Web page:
Looking back, what is so important about this scenario is not that I chose one treatment option over another. Rather, it was the fact that when I had several options, I learned how important it was to understand what those options were and to make the decision that was right for me. It is now nearly 5 years later, and I am so thankful I made that decision.

What I learned throughout  my own cancer journey is that the way in which patients gain access to advanced cancer treatments, through clinical trials, is completely broken.

Understanding ALL treatment options is critical for people to own their cancer journey, as I have been fortunate enough to do. After spending 20 years building technology companies, it is clear that AI offers the only viable path to empowering every individual on the planet with the knowledge and tools they need to receive the best treatment possible. And so Leal Health was born.”

Building a Technology that Accelerates Access to All Advanced Treatment Options for All Patients 

“The future of healthcare means creating a true partnership and collaboration between patients and their doctors, whereby the patient offers more direct input about treatment options and can leverage technology like AI to learn more about all available therapies that could lead to significantly improved outcomes.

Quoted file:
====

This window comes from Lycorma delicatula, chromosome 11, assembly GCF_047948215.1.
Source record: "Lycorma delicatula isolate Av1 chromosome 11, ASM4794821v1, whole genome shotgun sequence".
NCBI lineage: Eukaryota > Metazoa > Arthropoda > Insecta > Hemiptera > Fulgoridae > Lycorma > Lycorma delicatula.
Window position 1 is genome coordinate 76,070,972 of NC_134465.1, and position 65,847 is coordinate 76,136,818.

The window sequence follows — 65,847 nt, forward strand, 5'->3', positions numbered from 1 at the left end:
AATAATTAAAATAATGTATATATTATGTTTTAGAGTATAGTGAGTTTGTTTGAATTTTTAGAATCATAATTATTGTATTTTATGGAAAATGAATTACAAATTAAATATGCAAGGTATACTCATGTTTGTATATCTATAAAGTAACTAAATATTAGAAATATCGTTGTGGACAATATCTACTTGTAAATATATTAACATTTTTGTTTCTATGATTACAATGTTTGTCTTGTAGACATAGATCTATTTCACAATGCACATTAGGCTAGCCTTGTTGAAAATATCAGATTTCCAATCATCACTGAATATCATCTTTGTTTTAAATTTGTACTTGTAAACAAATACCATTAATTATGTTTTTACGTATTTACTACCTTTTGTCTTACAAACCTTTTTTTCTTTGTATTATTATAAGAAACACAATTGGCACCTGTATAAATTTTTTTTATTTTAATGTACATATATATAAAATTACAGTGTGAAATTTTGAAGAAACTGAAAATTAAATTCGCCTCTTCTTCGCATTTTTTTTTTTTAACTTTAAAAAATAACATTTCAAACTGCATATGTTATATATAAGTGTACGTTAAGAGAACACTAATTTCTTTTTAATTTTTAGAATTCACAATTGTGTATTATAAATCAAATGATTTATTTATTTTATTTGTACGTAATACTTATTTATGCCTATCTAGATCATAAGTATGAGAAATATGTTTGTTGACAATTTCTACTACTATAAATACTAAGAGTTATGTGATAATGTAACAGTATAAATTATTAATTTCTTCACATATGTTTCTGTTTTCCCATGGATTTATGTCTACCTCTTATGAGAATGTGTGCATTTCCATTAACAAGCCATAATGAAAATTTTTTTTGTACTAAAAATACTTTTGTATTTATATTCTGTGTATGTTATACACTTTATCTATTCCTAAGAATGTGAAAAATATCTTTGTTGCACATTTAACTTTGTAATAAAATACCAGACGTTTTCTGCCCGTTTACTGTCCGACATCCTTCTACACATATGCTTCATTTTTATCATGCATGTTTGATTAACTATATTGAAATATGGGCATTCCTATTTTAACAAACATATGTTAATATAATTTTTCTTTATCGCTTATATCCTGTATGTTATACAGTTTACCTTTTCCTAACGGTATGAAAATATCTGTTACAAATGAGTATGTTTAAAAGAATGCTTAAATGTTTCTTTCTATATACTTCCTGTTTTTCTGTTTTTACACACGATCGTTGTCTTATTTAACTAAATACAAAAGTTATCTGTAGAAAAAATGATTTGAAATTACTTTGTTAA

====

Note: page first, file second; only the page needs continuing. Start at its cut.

In the same way that you would never buy a home through a real estate agent without first seeing the house yourself, doctors and the healthcare industry at large simply cannot determine the best treatment plan for a particular patient without first listening to the patient’s thoughts, desires, and feedback. Patients need to be heard, because it’s their cancer diagnosis, their treatment and, ultimately, their decision on the best course of action to take.